State of Alabama v. Lucy

Filing 4

ORDER denying 3 Motion for Reconsideration of District Judge Order filed by William N. Lucy. Signed by Judge Kristi K. DuBose on 10/8/2014. (copy to Lucy) (cmj)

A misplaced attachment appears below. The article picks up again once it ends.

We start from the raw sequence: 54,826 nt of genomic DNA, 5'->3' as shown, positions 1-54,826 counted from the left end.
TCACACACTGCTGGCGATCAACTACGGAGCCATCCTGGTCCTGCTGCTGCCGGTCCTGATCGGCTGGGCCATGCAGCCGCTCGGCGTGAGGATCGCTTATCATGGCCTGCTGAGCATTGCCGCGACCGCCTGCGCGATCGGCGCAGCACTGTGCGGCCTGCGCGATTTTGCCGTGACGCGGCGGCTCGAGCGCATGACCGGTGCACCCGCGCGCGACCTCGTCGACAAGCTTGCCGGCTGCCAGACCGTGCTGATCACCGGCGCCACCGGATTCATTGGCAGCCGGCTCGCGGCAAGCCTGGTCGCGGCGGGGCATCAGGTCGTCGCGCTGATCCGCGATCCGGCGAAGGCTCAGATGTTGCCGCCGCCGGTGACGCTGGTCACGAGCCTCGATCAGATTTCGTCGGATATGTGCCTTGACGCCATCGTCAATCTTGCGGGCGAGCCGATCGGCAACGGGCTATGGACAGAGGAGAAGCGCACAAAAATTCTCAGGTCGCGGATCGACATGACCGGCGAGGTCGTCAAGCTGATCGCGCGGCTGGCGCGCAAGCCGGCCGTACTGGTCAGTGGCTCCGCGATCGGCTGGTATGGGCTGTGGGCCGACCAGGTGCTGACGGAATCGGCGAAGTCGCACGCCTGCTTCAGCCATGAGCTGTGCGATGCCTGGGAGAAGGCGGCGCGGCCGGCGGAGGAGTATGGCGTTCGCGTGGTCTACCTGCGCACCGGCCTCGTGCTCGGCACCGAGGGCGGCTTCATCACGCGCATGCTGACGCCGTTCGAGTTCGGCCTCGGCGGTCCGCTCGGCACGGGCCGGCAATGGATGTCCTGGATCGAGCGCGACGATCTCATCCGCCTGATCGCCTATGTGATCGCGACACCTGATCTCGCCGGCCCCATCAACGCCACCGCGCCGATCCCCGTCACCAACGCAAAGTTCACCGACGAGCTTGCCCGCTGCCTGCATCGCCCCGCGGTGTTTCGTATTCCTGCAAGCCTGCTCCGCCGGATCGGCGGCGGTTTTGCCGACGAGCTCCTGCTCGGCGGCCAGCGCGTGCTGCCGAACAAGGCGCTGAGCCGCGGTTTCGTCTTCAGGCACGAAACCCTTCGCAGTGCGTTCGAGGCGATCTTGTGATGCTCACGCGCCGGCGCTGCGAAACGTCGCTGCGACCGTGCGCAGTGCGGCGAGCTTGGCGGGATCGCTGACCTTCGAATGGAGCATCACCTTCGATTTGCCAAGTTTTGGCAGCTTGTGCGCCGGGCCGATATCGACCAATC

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IN THE UNITED STATES DISTRICT COURT FOR THE SOUTHERN DISTRICT OF ALABAMA SOUTHERN DIVISION STATE OF ALABAMA, Plaintiff, ) ) ) v. ) Civil Action No. 14-00434-KD-N ) WILLIAM N. LUCY, ) Defendant. ) ORDER This action is before the Court on the motion to reconsider the order remanding this criminal action to the Circuit Court of Mobile County, Alabama filed pro se by Defendant William N. Lucy (“Lucy”) (doc. 3). Upon consideration and for the reasons set forth herein, the motion is DENIED. In general, an “order remanding a case to the State court from which it was removed is not reviewable on appeal or otherwise[.]” 28 U.S.C. § 1447(d). However, an exception exists for “an order remanding a case . . . pursuant to section . . . 1443 of this title[.]” Id.. Lucy’s action was removed on basis of 28 U.S.C. § 1443. Thus he falls within the exception and the order of remand may be reviewed “otherwise”, i.e., on motion for reconsideration. Cook County State's Attorney ex rel. Devine v. Tyler, 2007 WL 2028547, *1 (N.D. Ill. July 10, 2007) (“We have jurisdiction to reconsider an order of remand not, as defendant claims, pursuant to Fed. R. Civ. Pro. 59(e), but pursuant to 28 U.S.C. § 1447(d), which permits the review ‘by appeal or otherwise’ of actions removed under 28 U.S.C. § 1443.”); Sanders v. Bishop, 243 F. 3d 549 (9th Cir. 2000) (affirming district court’s decision to order remand on an action removed pursuant to 28 U.S.C. § 1443 and finding no abuse of discretion in the district court’s denial of the motion to reconsider the remand order). As grounds in support of his motion, Lucy argues that he incorrectly stated in his removal petition that removal was proper under 28 U.S.C. § 1446(b) but removal of a criminal action is proper under 28 U.S.C. § 1455. He also argues that he has a constitutional right to an unbiased trier of fact or judge when accused of a crime and that “everyone has the right to an effective remedy by the competent national tribunals for acts violating the fundamental rights granted him by the constitution or by law.” (Doc. 3) The Eleventh Circuit specified the following primary grounds for granting a motion for reconsideration: an intervening change in controlling law, newly-discovered evidence or newly available facts, and clear error of law or fact or manifest injustice. Caraway v. Secretary, U.S. Dept. of Transp., 550 Fed. Appx. 704,2013 WL 6570942, *6 (11th Cir. Dec. 16, 2013) (quoting Arthur v. King, 500 F.3d 1335, 1343 (11th Cir.2007) (internal quotation marks omitted); Fenello v. Bank of America, NA, - - - Fed. Appx. - - - , 2014 WL 3906468, *3 n.7 (11th Cir. Aug. 12, 2014) (finding that the district court did not err in denying the motion to reconsider because plaintiffs “did not identify any intervening change in controlling law or newly available facts that justified reconsideration of the dismissal of their complaint, and they failed to show that the dismissal was based on a clear error or resulted in manifest injustice.”) The Eleventh Circuit has also explained that a motion to reconsider is not meant to “relitigate old matters” or “raise argument or present evidence that could have been raised prior to the entry of judgment.” Frantz v. Walled, 513 Fed.Appx. 815, 822 (11th Cir.2013) (citing Michael Linet, Inc. v. Village of Wellington, 408 F.3d 757, 763 (11th Cir.2005)). Although Lucy did not reference 28 U.S.C. § 1455 as the proper procedural statute, the Court applied § 1455 in its analysis of the removal. Moreover, the Court previously considered Lucy’s argument that he is entitled to an impartial tribunal and that his constitutional rights may 2 be violated. None of the grounds for granting a motion for reconsideration appear to be present; therefore, the motion is due to be denied. DONE this the 7th day of October 2014. s/ Kristi K. DuBose KRISTI K. DuBOSE UNITED STATES DISTRICT JUDGE 3

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